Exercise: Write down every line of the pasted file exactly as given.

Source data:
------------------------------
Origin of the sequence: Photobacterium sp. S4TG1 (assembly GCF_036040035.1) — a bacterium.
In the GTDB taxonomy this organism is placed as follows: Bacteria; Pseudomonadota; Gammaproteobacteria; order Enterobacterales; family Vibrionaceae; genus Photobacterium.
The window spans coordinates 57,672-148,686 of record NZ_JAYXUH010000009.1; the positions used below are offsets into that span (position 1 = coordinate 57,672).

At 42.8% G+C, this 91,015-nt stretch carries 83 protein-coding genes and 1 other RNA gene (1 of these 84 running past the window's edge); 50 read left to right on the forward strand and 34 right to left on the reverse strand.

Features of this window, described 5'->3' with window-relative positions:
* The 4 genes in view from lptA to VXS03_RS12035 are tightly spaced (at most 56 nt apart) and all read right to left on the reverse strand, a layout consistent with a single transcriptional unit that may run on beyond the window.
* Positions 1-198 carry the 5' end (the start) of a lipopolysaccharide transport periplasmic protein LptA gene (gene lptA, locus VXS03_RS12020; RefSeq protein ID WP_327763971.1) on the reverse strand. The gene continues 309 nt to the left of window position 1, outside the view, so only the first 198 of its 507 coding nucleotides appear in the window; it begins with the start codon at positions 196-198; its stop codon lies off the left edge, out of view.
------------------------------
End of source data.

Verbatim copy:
Origin of the sequence: Photobacterium sp. S4TG1 (assembly GCF_036040035.1) — a bacterium.
In the GTDB taxonomy this organism is placed as follows: Bacteria; Pseudomonadota; Gammaproteobacteria; order Enterobacterales; family Vibrionaceae; genus Photobacterium.
The window spans coordinates 57,672-148,686 of record NZ_JAYXUH010000009.1; the positions used below are offsets into that span (position 1 = coordinate 57,672).

At 42.8% G+C, this 91,015-nt stretch carries 83 protein-coding genes and 1 other RNA gene (1 of these 84 running past the window's edge); 50 read left to right on the forward strand and 34 right to left on the reverse strand.

Features of this window, described 5'->3' with window-relative positions:
* The 4 genes in view from lptA to VXS03_RS12035 are tightly spaced (at most 56 nt apart) and all read right to left on the reverse strand, a layout consistent with a single transcriptional unit that may run on beyond the window.
* Positions 1-198 carry the 5' end (the start) of a lipopolysaccharide transport periplasmic protein LptA gene (gene lptA, locus VXS03_RS12020; RefSeq protein ID WP_327763971.1) on the reverse strand. The gene continues 309 nt to the left of window position 1, outside the view, so only the first 198 of its 507 coding nucleotides appear in the window; it begins with the start codon at positions 196-198; its stop codon lies off the left edge, out of view.